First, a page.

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I’m a big fan of draft beer in the summer. The advantages are clear: less handling, usually less expensive, more environmentally friendly, and as lots of folks will tell you, it’s usually how brewers meant the beer to be poured. I like having draft at all our family gatherings: it tastes great, it’s always fresh and I look like “The Man” pouring cold draft beers!

But draft at home has downsides. You have to buy a lot of it – five gallons, at the least – you have to have a tap, it doesn’t last more than a day so, you have to drink all of it, and it’s really heavy to sling around (I’ve got a bad back to prove it).

Wrong, wrong, wrong, and wrong. Home draft has changed a lot, and there are opportunities for a smart retailer in the home draft market.

First, draft beer has been available in smaller sizes for quite a while. The familiar 5 liter “can kegs” that used to be a fairly primitive, somewhat sloppy operation have evolved into a pretty much leak-free proposition. There are two popular types, one that taps from the side with a gravity pour, and the other that has a centered tap in the top with a small pump dispenser (included in the purchase). There are even counter-top refrigerator units available to keep the center-tap cans cold and pressurized.

“We do Baltika in the cans,” said David Park, who handles the beer section for his brother Gary at Gary’s Liquors in Chestnut Hill. “That’s a pretty specific market; we have a lot of Russians and eastern Europeans in the neighborhood. There’s also German beers in them, like Warsteiner. That’s a gravity-pour tap; you twist the tap, pull it out of the side – they’re pretty popular. College guys will say things like, ‘I’m just bringing one can of beer to the party,’ and they show up with one of these.

Heineken has brought something a bit more technically advanced to the draft party, the DraughtKeg. Originally launched with Heineken, the DraughtKeg is also now available filled with Newcastle Brown Ale. The device incorporates a simple tap and valve that keeps the “keglet” pressurized for up to 3O days. (I can vouch that it’s good for at least three weeks.) It also holds 5 liters of beer.

Heineken USA advises you to chill the keglet for 1O hours before serving, but the beer – like most European beers – is flash-pasteurized, and the units can sit on the store floor without being cooled. They can also be held at room temperature at the customer’s convenience, which makes for a wrappable gift; I’ve included them in gift baskets.

“I do pretty well with them,” Park said. “I sell about six a week, mostly on the weekends. It’s good for parties, for when guests show up. People who like gadgets like them. They sell pretty consistently through the year, they don’t really spike except around the holidays. They’re good gifts for a Heineken drinker.”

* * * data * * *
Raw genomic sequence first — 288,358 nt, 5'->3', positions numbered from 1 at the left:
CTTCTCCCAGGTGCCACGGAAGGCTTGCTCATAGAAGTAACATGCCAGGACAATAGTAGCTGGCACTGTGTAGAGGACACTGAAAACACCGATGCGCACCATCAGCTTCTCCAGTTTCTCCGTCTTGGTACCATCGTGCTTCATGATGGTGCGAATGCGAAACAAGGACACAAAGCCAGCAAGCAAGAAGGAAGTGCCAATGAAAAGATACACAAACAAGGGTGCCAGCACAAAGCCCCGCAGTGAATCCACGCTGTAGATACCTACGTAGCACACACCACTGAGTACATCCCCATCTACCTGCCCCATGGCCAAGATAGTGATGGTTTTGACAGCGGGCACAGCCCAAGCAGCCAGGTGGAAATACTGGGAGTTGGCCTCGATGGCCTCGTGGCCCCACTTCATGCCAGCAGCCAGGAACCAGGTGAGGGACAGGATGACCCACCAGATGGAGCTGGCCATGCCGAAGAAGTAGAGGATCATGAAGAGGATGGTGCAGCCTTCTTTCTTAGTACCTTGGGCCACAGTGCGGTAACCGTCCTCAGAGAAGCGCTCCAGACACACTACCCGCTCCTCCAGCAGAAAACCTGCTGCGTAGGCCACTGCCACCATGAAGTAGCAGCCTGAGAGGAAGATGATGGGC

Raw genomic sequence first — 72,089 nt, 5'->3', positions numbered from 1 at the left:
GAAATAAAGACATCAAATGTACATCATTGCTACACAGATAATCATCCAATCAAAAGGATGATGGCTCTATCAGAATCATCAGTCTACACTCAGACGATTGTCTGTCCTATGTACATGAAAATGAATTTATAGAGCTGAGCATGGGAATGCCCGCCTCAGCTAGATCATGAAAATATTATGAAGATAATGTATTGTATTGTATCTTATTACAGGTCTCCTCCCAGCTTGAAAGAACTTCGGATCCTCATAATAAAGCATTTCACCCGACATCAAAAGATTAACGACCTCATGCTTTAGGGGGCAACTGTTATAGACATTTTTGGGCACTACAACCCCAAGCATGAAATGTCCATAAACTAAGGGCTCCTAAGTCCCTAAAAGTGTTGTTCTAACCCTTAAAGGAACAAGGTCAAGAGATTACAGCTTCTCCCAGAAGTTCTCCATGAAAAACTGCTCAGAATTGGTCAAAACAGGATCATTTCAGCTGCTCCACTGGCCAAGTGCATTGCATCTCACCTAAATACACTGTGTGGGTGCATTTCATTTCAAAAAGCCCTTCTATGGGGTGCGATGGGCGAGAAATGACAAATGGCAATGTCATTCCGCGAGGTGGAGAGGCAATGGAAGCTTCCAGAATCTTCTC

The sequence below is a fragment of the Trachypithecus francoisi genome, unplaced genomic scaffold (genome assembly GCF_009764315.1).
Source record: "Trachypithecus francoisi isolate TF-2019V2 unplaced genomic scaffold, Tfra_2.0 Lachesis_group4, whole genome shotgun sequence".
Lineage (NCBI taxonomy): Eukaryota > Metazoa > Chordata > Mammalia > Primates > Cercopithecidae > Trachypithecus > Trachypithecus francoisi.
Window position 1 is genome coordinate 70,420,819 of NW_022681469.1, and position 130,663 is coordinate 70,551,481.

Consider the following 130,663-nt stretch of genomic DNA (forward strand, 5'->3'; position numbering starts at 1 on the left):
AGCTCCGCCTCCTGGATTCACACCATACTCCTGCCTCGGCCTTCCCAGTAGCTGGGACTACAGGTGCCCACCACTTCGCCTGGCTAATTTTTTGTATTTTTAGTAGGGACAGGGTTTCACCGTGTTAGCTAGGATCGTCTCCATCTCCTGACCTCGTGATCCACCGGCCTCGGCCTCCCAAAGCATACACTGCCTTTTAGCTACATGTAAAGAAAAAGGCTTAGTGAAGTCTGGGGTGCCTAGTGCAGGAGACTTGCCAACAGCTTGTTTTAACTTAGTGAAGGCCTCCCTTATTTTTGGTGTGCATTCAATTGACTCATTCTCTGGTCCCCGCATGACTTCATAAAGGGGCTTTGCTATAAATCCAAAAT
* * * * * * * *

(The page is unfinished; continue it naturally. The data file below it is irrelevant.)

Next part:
The DraughtKeg also fits the Krupps BeerTender (it should, it was made for it), a countertop mini-kegerator. It keeps the beer cold and fresh, and looks as stylish as you’d expect from Krupps. “I sold about three or four of them,” Park said. “They take it home and put it on the counter. They liked those.” The BeerTenders have come down quite a bit in price from their debut, to around $12O, which seems to be working.

But what if the size isn’t a problem and you want a bigger keg? After all, these little ones are great, but . . . they’re little!

I took a Newcastle keglet to a big party, and it was popular, but it was gone in 2O minutes. Most people don’t want a larger keg because if you don’t drink it all, it goes flat. That means you’re either urging people to drink more than they should so the fresh beer isn’t wasted (and they are), or you’re throwing away good beer.

Or you could get a better tap. That’s what I did, about two years ago, and we’ve had draft a lot more often. I bought the Leland Picnic Tap, a simple stand-up rod tap with a small one-use canister of CO2. I used it on vacation; we had the same sixtel keg tapped for five days, drinking it at our speed.
“College kids are not the key market,” agreed Leland Ltd. President Lee Stanford. “It’s for guys who can now afford to enjoy draft as it should be. We’re not so young anymore, we don’t consume the keg overnight. I invented the Picnic Tap to give consumers the best possible beer the day after the party. That’s how we sell it to liquor stores. Store owners tell me, “It’s not going to help me sell kegs.” But it does. It allows people to consume all the contents of the keg in high-quality condition. Once they understand that, you sell more kegs.

“The key advantage over a hand-pumped tap when you’re actually pouring beer,” Stanford said, “is that you control the pressure. You set the regulator once, and forget it.” Stanford quoted a suggested retail price of $25O for the tap, insulating rod sleeve, two canisters of gas and a sturdy carrying box.

It’s dead simple; I was drinking a cold glass of beer less than ten minutes after I first got mine out of the box. Close the regulator, screw the fresh gas cylinder into the fitting, attach the tap to the keg, and open the tap. Once the first rush of beer peters out, slowly open the regulator till the beer is flowing freely. You’re done. It’s robust, too; I’ve loaned it to friends and it’s come back unharmed. Cleaning’s just as easy, as simple as running hot, soapy water through the tap and rinsing it.

Portable draft for parties, for softball games, for family reunions: it’s a nice niche market you could work on. Start simple with the Heineken and Newcastle keglets, add variety with the Euro-cans, and maybe work your way up to selling kegs to supply your new tap customers. (Leland distributes the gas canisters, too.) You could be feeling a nice cool draft on a hot summer day.